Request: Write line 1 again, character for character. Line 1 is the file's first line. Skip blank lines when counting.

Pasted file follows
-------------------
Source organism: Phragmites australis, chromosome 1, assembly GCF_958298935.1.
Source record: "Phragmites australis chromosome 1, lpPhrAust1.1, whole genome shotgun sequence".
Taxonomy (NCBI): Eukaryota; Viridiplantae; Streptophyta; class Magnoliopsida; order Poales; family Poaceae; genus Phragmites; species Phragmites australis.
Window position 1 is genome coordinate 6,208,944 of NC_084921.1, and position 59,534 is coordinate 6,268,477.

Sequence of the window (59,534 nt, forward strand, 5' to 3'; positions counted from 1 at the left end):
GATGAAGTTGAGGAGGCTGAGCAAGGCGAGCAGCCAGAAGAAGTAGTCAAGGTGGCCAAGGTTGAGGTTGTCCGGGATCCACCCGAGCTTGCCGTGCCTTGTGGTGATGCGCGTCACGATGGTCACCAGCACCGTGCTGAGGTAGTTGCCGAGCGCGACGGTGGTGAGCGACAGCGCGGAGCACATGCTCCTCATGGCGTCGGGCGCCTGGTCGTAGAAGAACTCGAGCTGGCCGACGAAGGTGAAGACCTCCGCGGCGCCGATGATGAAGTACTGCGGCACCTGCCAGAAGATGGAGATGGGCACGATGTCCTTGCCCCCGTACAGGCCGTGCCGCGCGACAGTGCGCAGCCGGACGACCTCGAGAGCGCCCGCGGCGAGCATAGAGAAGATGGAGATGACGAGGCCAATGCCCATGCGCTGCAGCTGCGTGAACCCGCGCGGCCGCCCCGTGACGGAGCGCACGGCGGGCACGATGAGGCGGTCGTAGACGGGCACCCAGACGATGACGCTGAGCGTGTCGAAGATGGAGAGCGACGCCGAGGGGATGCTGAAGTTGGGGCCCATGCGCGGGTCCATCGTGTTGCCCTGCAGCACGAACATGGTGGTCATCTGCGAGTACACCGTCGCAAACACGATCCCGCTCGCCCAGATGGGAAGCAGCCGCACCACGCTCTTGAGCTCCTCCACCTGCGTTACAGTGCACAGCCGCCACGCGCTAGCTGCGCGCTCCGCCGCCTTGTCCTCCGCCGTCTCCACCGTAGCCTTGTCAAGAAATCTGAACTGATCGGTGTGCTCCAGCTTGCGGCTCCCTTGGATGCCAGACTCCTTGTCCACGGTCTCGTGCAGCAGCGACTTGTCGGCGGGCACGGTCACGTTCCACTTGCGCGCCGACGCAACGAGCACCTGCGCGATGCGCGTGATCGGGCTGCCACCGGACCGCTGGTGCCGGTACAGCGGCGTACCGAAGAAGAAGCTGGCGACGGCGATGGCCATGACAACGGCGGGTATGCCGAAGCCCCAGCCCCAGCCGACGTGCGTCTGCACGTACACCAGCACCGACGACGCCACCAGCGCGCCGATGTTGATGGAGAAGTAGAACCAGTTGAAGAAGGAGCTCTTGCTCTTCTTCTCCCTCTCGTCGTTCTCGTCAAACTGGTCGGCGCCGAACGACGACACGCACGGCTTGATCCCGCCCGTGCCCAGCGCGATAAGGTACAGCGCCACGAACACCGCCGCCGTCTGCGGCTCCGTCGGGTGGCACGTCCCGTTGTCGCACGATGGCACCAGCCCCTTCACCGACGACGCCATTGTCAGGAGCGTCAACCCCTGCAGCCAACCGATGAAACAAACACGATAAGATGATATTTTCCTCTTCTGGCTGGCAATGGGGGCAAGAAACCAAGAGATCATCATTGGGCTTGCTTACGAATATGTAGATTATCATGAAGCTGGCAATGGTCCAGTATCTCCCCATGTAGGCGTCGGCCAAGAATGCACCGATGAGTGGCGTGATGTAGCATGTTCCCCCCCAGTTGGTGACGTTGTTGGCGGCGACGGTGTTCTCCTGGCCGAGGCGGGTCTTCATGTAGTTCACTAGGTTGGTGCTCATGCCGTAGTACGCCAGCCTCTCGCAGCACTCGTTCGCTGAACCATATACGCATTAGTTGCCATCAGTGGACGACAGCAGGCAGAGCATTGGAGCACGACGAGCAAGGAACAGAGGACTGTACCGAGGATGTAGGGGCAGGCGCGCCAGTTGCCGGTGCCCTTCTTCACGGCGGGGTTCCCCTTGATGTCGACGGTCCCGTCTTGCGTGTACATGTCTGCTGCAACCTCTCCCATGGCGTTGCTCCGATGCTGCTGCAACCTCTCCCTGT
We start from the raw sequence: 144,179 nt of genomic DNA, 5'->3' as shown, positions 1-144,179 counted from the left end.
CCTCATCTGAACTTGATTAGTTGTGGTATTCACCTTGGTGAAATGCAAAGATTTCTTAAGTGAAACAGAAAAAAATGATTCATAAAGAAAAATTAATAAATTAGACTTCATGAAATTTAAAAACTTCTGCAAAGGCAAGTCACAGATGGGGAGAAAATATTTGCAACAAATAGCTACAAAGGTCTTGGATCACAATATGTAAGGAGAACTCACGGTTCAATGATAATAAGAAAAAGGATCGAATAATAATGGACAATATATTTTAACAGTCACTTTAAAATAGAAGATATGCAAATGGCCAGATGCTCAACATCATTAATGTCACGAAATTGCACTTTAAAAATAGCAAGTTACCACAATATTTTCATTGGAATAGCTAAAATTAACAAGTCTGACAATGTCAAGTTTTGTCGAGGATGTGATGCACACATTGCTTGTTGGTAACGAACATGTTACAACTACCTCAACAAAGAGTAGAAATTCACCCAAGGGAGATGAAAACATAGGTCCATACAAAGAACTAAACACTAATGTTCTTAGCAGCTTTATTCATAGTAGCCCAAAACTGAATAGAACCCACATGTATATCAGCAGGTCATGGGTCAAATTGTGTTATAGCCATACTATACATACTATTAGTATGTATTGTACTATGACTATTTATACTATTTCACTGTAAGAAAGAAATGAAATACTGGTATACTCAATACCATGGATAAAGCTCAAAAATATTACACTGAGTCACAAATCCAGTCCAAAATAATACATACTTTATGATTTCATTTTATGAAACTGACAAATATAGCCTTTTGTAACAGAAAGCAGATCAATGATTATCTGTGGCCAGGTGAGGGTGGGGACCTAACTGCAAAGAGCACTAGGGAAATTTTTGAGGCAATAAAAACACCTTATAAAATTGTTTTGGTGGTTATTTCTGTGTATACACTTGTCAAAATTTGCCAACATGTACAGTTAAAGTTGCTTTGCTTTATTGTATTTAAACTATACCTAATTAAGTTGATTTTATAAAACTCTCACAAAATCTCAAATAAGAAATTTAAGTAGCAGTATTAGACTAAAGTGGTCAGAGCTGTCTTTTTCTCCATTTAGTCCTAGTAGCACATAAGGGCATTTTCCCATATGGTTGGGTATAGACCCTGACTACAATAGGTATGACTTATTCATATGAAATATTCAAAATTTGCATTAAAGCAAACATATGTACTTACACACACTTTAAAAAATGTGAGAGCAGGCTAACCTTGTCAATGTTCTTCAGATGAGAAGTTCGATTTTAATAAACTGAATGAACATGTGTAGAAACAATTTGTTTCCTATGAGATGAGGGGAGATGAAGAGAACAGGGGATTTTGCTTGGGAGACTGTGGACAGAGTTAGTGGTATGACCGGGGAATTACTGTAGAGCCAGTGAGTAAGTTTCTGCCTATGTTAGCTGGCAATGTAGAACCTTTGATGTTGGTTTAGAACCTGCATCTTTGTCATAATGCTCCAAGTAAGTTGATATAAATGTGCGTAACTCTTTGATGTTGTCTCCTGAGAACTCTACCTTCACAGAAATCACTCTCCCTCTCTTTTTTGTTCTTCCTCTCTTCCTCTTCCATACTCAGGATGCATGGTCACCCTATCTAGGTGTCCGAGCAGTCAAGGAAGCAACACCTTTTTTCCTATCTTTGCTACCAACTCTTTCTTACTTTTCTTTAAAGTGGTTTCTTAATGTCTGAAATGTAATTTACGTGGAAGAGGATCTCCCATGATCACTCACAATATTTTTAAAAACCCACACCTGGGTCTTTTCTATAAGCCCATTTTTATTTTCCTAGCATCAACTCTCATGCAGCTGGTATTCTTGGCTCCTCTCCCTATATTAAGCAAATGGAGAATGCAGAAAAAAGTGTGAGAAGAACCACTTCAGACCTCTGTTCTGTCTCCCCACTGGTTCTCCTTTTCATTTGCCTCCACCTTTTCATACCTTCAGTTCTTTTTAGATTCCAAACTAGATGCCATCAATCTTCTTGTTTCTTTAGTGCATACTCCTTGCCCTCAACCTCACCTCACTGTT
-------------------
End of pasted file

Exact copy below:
Source organism: Phragmites australis, chromosome 1, assembly GCF_958298935.1.